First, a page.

A few years ago, many physicians probably screened patients for HIV only if they were high risk, were pregnant, or requested the test. Today, I believe that is changing. ACOG’s guidelines issued in 2008 recommend that ob-gyns routinely screen all our patients between the ages of 19 and 64 for HIV, regardless of their individual risk factors. Sexually active women younger than age 19 and women older than 64 who have had multiple partners in recent years should also be tested.

A lot of progress has been made in the fight against HIV/AIDS, but we haven’t won the war yet. Approximately one-quarter of Americans who have HIV don’t know it. The best defense our patients have is knowing their HIV status. Women who know that they are HIV-positive can take steps to reduce HIV-related illnesses, avoid unintended pregnancy, and protect their sexual partners from infection. Another benefit is that pregnant women who know their status can greatly reduce the risk of mother-to-child transmission of HIV (to less than 2%) by taking antiretroviral therapy.

My hope is that as more women gain health insurance coverage under the Affordable Care Act, more of them will get tested for HIV and receive appropriate health care. Getting more people tested and receiving treatment for HIV will go a long way in preventing new infections. As ob-gyns, we must increase our efforts to routinely screen all our patients for HIV, particularly in areas where HIV infection rates are highest.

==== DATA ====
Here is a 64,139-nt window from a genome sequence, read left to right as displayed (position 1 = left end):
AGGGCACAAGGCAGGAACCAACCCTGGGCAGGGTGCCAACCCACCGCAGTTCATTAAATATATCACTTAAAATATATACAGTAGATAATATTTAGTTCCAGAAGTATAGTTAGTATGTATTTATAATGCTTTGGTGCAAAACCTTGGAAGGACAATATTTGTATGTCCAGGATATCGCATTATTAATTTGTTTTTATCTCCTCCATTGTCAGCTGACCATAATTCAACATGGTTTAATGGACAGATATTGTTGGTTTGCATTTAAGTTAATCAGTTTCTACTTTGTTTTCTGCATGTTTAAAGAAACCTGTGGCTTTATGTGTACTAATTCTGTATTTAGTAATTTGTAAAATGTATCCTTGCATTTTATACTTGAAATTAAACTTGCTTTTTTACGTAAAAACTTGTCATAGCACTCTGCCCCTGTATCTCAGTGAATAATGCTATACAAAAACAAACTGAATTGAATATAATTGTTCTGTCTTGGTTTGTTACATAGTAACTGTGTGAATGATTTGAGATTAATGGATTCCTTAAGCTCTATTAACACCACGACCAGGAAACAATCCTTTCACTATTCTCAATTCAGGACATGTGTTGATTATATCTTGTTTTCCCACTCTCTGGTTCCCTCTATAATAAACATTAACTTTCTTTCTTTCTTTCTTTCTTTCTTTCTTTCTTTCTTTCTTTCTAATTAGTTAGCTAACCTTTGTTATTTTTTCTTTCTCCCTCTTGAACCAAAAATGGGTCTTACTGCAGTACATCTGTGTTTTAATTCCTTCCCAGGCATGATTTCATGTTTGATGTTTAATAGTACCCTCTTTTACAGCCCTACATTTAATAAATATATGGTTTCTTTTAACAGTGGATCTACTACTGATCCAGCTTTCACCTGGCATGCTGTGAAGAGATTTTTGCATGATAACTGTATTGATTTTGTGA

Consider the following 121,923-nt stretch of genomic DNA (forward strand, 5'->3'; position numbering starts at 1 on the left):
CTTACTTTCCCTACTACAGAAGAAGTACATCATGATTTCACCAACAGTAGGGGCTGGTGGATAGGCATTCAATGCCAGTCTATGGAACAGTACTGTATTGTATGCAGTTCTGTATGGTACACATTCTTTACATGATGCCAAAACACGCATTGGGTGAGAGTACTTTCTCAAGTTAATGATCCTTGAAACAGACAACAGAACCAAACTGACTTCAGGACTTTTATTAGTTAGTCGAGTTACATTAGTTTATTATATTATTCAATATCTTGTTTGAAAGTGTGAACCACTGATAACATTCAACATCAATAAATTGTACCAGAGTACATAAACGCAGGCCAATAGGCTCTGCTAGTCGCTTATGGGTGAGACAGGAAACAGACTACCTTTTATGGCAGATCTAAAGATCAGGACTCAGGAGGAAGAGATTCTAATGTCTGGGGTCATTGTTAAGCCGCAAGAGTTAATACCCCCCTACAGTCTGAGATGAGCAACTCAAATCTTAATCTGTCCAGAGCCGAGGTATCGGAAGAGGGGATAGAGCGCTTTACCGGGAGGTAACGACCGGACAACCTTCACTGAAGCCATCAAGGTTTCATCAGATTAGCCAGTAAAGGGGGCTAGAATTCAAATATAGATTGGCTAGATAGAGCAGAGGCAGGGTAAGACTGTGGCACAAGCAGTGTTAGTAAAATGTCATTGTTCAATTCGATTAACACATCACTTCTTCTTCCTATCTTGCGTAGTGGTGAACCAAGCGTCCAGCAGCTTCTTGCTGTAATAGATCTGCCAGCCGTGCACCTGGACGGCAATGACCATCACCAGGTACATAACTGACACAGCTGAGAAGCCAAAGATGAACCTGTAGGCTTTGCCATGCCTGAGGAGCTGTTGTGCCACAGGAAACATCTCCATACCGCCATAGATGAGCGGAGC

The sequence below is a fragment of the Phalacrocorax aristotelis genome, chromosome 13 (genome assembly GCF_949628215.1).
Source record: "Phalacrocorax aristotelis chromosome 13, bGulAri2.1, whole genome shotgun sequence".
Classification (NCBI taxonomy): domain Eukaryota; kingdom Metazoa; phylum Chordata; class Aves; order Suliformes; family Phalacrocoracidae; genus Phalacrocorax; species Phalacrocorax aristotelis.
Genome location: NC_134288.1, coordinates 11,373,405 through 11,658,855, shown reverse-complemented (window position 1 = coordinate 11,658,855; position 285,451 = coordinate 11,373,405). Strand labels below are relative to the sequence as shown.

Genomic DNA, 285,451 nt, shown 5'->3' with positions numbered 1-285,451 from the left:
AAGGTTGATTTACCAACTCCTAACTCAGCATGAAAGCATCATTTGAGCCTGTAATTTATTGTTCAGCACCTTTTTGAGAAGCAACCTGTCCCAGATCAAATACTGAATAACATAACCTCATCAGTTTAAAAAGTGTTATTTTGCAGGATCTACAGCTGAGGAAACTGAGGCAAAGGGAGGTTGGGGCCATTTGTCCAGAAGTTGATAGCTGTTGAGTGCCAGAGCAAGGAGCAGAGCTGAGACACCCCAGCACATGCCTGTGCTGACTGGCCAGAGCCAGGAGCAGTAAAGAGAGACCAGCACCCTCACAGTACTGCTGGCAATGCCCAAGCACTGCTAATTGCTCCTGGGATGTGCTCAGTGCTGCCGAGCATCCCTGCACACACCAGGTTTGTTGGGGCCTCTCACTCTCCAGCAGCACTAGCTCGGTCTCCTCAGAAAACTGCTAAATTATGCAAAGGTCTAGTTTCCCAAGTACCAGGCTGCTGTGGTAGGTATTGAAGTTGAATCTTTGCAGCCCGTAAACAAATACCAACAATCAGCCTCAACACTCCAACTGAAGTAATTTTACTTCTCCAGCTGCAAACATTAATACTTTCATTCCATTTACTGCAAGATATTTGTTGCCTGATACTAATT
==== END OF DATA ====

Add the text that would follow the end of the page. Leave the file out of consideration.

A Week of Thanks, A Year of Thanks, A Life of Thanks…

We have some special holidays in the United States, and Thanksgiving is one of my favorites. I know I should give thanks for a wonderful life every day, but sometimes I don’t take the time. So let me take a moment now to share some of the many things for which I’m grateful.

As ACOG President, I am thankful for the Fellowship of physicians who devote their lives to women’s health by providing exceptional care and by sacrificing their personal lives for their patients’ care. We are a profession of givers. We are there to hold the hand of a patient with a life-threatening illness and to hand a newborn into the arms of a loving family. We teach and mentor, we laugh and cry—with friends, colleagues, and our patients.